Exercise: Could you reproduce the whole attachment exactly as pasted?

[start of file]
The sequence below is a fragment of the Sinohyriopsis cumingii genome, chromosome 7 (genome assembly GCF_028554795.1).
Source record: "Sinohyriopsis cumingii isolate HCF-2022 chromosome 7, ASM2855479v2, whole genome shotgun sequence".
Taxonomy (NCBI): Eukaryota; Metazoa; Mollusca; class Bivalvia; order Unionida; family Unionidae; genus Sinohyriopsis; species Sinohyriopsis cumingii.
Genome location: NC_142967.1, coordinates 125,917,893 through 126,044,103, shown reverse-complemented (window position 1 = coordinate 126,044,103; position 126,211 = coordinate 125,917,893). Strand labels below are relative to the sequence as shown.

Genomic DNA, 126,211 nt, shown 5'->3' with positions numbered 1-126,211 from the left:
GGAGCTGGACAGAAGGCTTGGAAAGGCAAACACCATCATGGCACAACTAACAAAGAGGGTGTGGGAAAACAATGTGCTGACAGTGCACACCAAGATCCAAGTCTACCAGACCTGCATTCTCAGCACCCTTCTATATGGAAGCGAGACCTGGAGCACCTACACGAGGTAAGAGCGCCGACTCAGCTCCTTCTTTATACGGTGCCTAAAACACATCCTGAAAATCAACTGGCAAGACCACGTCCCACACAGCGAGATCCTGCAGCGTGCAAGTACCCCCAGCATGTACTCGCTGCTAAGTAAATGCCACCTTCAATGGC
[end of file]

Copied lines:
The sequence below is a fragment of the Sinohyriopsis cumingii genome, chromosome 7 (genome assembly GCF_028554795.1).
Source record: "Sinohyriopsis cumingii isolate HCF-2022 chromosome 7, ASM2855479v2, whole genome shotgun sequence".
Taxonomy (NCBI): Eukaryota; Metazoa; Mollusca; class Bivalvia; order Unionida; family Unionidae; genus Sinohyriopsis; species Sinohyriopsis cumingii.
Genome location: NC_142967.1, coordinates 125,917,893 through 126,044,103, shown reverse-complemented (window position 1 = coordinate 126,044,103; position 126,211 = coordinate 125,917,893). Strand labels below are relative to the sequence as shown.

Genomic DNA, 126,211 nt, shown 5'->3' with positions numbered 1-126,211 from the left:
GGAGCTGGACAGAAGGCTTGGAAAGGCAAACACCATCATGGCACAACTAACAAAGAGGGTGTGGGAAAACAATGTGCTGACAGTGCACACCAAGATCCAAGTCTACCAGACCTGCATTCTCAGCACCCTTCTATATGGAAGCGAGACCTGGAGCACCTACACGAGGTAAGAGCGCCGACTCAGCTCCTTCTTTATACGGTGCCTAAAACACATCCTGAAAATCAACTGGCAAGACCACGTCCCACACAGCGAGATCCTGCAGCGTGCAAGTACCCCCAGCATGTACTCGCTGCTAAGTAAATGCCACCTTCAATGGC